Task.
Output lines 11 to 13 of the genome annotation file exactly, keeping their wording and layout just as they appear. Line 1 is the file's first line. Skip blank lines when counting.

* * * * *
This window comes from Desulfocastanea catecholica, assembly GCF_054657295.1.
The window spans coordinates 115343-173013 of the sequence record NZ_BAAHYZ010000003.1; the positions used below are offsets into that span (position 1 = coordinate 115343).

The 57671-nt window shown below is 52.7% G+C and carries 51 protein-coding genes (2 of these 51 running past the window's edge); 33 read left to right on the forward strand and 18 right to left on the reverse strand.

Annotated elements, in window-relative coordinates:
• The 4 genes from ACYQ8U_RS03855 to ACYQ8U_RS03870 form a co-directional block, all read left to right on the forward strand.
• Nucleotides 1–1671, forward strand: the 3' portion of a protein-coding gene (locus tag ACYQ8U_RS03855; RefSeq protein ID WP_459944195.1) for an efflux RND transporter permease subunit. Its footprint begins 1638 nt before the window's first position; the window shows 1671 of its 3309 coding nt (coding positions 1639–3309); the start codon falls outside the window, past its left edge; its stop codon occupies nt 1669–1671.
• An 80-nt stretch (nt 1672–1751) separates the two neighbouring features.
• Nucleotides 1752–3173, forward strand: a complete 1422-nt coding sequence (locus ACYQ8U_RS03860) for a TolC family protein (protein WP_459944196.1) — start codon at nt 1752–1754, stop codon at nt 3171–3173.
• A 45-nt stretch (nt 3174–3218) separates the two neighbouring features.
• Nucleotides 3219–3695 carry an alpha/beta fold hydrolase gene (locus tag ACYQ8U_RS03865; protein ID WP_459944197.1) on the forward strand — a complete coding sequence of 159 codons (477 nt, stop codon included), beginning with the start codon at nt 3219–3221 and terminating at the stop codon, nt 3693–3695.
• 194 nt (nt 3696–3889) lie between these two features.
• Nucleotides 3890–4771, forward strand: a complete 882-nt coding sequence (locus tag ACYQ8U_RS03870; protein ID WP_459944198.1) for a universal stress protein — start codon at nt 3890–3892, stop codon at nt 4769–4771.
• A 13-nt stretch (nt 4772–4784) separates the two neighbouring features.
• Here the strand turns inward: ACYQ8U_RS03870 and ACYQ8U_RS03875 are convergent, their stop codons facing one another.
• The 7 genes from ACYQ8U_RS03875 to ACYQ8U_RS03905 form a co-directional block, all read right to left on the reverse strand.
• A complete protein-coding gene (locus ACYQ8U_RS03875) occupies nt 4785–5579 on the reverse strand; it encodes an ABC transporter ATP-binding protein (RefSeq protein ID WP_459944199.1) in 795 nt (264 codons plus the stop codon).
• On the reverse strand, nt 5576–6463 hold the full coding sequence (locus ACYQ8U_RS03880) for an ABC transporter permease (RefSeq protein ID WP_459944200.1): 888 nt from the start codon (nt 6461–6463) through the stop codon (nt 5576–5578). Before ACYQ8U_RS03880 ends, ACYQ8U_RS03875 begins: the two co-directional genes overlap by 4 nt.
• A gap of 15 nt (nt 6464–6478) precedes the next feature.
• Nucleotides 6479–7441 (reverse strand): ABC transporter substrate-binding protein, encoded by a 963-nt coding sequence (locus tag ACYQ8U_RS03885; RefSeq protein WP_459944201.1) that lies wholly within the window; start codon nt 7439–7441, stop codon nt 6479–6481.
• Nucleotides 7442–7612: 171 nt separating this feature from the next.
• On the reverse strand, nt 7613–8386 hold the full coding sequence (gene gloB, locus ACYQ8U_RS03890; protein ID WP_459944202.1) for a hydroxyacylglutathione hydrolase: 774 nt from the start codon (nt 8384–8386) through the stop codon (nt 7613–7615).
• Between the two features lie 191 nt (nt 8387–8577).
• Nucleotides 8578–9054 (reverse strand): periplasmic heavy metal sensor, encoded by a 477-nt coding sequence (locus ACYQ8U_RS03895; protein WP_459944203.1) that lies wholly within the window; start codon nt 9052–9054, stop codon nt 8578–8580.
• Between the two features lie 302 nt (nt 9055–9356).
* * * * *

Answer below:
• 194 nt (nt 3696–3889) lie between these two features.
• Nucleotides 3890–4771, forward strand: a complete 882-nt coding sequence (locus tag ACYQ8U_RS03870; protein ID WP_459944198.1) for a universal stress protein — start codon at nt 3890–3892, stop codon at nt 4769–4771.
• A 13-nt stretch (nt 4772–4784) separates the two neighbouring features.